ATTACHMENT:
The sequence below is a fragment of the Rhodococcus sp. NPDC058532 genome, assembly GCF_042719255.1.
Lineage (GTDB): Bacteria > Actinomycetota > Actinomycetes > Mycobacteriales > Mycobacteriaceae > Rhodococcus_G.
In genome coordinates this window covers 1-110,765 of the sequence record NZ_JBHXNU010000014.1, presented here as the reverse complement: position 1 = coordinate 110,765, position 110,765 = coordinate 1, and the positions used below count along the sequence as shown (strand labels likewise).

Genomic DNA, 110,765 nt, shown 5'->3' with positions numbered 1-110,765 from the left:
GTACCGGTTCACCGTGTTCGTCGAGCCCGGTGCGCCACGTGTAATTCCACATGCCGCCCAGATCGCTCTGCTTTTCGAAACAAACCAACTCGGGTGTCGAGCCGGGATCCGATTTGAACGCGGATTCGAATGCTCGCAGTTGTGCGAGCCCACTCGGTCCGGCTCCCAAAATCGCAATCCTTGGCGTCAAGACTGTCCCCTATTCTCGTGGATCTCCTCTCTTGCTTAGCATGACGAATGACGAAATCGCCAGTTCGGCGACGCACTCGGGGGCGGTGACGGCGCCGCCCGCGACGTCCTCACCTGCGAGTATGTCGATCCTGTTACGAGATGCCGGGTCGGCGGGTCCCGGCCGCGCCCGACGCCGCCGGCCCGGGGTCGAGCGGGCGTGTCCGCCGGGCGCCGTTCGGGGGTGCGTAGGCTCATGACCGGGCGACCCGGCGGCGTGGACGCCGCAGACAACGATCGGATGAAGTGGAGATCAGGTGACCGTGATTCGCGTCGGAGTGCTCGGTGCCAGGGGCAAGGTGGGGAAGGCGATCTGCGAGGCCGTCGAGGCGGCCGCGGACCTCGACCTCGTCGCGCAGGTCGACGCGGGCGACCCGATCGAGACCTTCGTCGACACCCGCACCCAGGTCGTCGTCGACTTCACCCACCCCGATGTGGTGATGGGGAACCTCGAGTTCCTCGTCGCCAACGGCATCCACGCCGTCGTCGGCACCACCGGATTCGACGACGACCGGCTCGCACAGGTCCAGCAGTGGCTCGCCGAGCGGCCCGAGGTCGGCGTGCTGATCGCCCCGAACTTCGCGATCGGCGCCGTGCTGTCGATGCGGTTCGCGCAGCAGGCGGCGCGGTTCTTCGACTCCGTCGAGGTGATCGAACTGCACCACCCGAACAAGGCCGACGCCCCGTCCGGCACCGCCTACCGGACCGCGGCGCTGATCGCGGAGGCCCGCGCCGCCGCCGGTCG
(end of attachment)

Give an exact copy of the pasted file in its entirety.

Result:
The sequence below is a fragment of the Rhodococcus sp. NPDC058532 genome, assembly GCF_042719255.1.
Lineage (GTDB): Bacteria > Actinomycetota > Actinomycetes > Mycobacteriales > Mycobacteriaceae > Rhodococcus_G.
In genome coordinates this window covers 1-110,765 of the sequence record NZ_JBHXNU010000014.1, presented here as the reverse complement: position 1 = coordinate 110,765, position 110,765 = coordinate 1, and the positions used below count along the sequence as shown (strand labels likewise).

Genomic DNA, 110,765 nt, shown 5'->3' with positions numbered 1-110,765 from the left:
GTACCGGTTCACCGTGTTCGTCGAGCCCGGTGCGCCACGTGTAATTCCACATGCCGCCCAGATCGCTCTGCTTTTCGAAACAAACCAACTCGGGTGTCGAGCCGGGATCCGATTTGAACGCGGATTCGAATGCTCGCAGTTGTGCGAGCCCACTCGGTCCGGCTCCCAAAATCGCAATCCTTGGCGTCAAGACTGTCCCCTATTCTCGTGGATCTCCTCTCTTGCTTAGCATGACGAATGACGAAATCGCCAGTTCGGCGACGCACTCGGGGGCGGTGACGGCGCCGCCCGCGACGTCCTCACCTGCGAGTATGTCGATCCTGTTACGAGATGCCGGGTCGGCGGGTCCCGGCCGCGCCCGACGCCGCCGGCCCGGGGTCGAGCGGGCGTGTCCGCCGGGCGCCGTTCGGGGGTGCGTAGGCTCATGACCGGGCGACCCGGCGGCGTGGACGCCGCAGACAACGATCGGATGAAGTGGAGATCAGGTGACCGTGATTCGCGTCGGAGTGCTCGGTGCCAGGGGCAAGGTGGGGAAGGCGATCTGCGAGGCCGTCGAGGCGGCCGCGGACCTCGACCTCGTCGCGCAGGTCGACGCGGGCGACCCGATCGAGACCTTCGTCGACACCCGCACCCAGGTCGTCGTCGACTTCACCCACCCCGATGTGGTGATGGGGAACCTCGAGTTCCTCGTCGCCAACGGCATCCACGCCGTCGTCGGCACCACCGGATTCGACGACGACCGGCTCGCACAGGTCCAGCAGTGGCTCGCCGAGCGGCCCGAGGTCGGCGTGCTGATCGCCCCGAACTTCGCGATCGGCGCCGTGCTGTCGATGCGGTTCGCGCAGCAGGCGGCGCGGTTCTTCGACTCCGTCGAGGTGATCGAACTGCACCACCCGAACAAGGCCGACGCCCCGTCCGGCACCGCCTACCGGACCGCGGCGCTGATCGCGGAGGCCCGCGCCGCCGCCGGTCG